Colposcopy is a type of cervical cancer detection test. It is a diagnostic procedure in which cervix ( opening of the uterus ), vagina and vulva can be visualized in magnified, illuminated view. Many precancerous and cancerous lesions of these areas can be detected by this examination. The main goal of colposcopy is the early detection of cervical cancer and treatment.
Cervical cancer is cancer of the cervix (lowermost opening of the uterus in the vagina).
Precancerous lesions in cervical cells are present years before full-blown cancer. These early changes in cells are called Dysplasia or CIN (cervical intraepithelial neoplasia). If early changes in cells are detected, cervical cancer can be prevented.
How common is cervical cancer?
According to WHO data, India contributes to 1/3rd of the global burden of deaths due to cervical cancer.
Currently, it is considered to be No. 1 cancer in India.
In India, every seven minutes, one woman succumbs to cervical cancer death. Daily over 200 women die of this cancer.
What causes cervical cancer?
Cervical cancer is caused by HPV ( Human papillomavirus ), commonest sexually transmitted disease.
There are many more than 100 variants of HPV however only dozens are harmful. Two, in particular, Type 16 and 18, cause majority cases of cervical cancer.
Persistent and long term infection ( usually more than 5-8 years ) by this virus can cause cervical cancer if not detected early.
Who is at risk of cervical cancer?
Most important risk factor for having cervical cancer is having one of the high-risk HPV infection. Reasons for getting HPV infections are unknown but HPV easily spreads from sexual skin to skin contact with the person infected by it.
Besides HPV following are other risk factors
• History of dysplasia of cervix, vagina or vulva.
• Family history of cervical cancer.
• Immunity lowering conditions like HIV/AIDS make it difficult to fight HPV.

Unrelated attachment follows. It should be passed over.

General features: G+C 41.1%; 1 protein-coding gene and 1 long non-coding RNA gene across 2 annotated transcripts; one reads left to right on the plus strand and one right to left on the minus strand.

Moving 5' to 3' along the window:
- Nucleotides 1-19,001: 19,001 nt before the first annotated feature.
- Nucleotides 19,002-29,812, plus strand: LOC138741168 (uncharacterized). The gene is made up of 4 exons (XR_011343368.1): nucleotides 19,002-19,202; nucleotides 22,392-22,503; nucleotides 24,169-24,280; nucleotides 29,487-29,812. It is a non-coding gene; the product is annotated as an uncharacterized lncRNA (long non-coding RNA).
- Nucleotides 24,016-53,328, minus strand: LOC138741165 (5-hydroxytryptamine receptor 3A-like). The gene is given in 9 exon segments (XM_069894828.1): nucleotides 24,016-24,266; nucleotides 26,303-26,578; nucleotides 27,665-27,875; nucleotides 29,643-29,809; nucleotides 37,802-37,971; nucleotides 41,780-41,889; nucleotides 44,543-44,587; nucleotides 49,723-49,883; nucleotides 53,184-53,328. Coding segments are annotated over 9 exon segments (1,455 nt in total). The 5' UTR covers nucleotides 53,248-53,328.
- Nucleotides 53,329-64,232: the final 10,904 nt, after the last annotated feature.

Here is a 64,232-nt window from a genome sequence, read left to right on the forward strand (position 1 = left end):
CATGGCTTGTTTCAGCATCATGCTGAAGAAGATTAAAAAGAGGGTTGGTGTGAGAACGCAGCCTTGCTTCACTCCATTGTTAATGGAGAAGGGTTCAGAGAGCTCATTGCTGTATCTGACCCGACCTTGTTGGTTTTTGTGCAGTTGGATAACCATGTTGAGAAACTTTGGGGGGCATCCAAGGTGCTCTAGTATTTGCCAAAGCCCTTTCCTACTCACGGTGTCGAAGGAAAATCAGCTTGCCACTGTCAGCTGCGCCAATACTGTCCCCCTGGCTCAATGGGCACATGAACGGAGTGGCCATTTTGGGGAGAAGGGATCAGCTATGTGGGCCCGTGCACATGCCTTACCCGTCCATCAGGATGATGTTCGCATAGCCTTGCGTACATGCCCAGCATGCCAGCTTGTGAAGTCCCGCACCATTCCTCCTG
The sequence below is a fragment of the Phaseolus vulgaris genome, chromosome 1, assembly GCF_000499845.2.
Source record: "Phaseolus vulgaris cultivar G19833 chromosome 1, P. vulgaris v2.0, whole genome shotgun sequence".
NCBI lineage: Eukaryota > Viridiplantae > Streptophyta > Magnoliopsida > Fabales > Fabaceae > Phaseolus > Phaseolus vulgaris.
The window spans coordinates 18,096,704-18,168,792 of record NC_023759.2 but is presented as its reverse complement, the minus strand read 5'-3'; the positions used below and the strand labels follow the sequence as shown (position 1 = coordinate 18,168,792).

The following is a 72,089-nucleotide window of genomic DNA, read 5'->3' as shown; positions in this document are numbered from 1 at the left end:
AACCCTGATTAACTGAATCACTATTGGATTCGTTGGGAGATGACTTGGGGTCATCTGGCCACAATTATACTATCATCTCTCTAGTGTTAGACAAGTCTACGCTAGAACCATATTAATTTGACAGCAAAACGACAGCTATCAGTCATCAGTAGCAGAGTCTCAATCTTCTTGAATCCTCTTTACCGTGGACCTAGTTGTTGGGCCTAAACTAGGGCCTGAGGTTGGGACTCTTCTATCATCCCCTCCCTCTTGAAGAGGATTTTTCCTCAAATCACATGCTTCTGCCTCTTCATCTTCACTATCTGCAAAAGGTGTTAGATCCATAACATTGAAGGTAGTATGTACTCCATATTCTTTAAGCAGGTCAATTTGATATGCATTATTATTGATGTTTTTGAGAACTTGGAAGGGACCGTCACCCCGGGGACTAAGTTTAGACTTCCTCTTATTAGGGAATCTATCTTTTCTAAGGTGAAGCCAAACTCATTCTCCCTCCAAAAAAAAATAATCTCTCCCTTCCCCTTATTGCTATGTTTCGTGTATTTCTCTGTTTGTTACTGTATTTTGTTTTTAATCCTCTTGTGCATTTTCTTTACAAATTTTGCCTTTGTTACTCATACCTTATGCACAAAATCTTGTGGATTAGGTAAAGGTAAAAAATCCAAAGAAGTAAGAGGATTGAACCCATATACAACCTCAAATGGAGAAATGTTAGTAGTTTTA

• Other sexually transmitted infections like Chlamydia.
• Age is also a factor. The average age of diagnosis of cervical cancer is around 48years.
What are the warning signs of infection or cancer?
Infection with HPV does not usually show any symptoms. Symptoms suggest that disease development has already started. However, some symptoms may include:
• Continuous vaginal discharge( it may be pale, watery or pink, bloody, brown or foul smelling).
• Bleeding or spotting after coitus.
• Bleeding after menopause.
Any of these symptoms warrant examination by a gynecologist.
How to detect cervical cancer early?
• Regular check-ups with PAP, LBC and HPV DNA tests.
• PAP smear examines the stained sample of cervical cells taken by spatula during per speculum examination. Cell abnormality, infections, and inflammation can be detected by it.
• LBC: Liquid-based cytology, covers all the cells taken by brush from the cervical surface, giving wider exposure to cell abnormality detection.
• HPV DNA test detects high-risk variants of HPV infection.
Who should take HPV test ?
• It is recommended that every woman of age 30years and above should do this test.
• If the test comes negative, it shows the negligible risk of cervical cancer with 99.7% certainty for the next few years. The test can be repeated after 3-5 years. If positive, then there is an increased risk of pre-cancer or cancer in the future.
This is where Colposcopy comes in picture
Colposcopy is done for:
• Cervical cancer screening tests (PAP, LBC, HPV/DNA) showing abnormal changes in cells of the cervix. Colposcopy provides more information about abnormal cells.
• Cervicitis (Inflamed cervix with continuous vaginal discharge).
• Genital warts on the cervix.
• Non-cancerous growths as polyps.
• Abnormal vaginal discharge.
• Abnormal bleeding.
How is Colposcopy performed?
Colposcopy is a day care procedure, best done when a woman is not having her menses.
Before 24 hours of the scheduled procedure, vaginal douche, vaginal medications, tampons, and sex is to be avoided.
A woman lies on the back with feet supported on the footrest. A speculum is used to hold apart vaginal walls for visualization of the cervix.
Higher magnification with green filters can be used to identify vascular changes that indicate the presence of more advanced precancerous or cancerous lesions.
If no lesions are visible an Iodine solution may be applied to highlight abnormal areas.
Areas turning white after application of acetic acid or green filter showing abnormal vascular patterns can be subjected to Biopsy in the same sitting.
3% Acetic acid is applied to the cervix by a cotton swab. Areas of acetowhiteness correlate with higher nuclear density.
What to expect during recovery after colposcopy?
If the only colposcopy is done without biopsy, there is no discomfort on completion of the procedure.
If a biopsy is performed, pain and discomfort may last for 1-2 days for which medications are provided.
Mild vaginal spotting or brown discharge may be present for a few days.
It is advisable to avoid vaginal tampons, sex or douche during the cervical healing period.
What are options available for management of precancerous cervical lesions diagnosed by colposcopy?
Treatments available for significant lesions include:
• LEEP (Loop electrical excision procedure.
• Laser ablation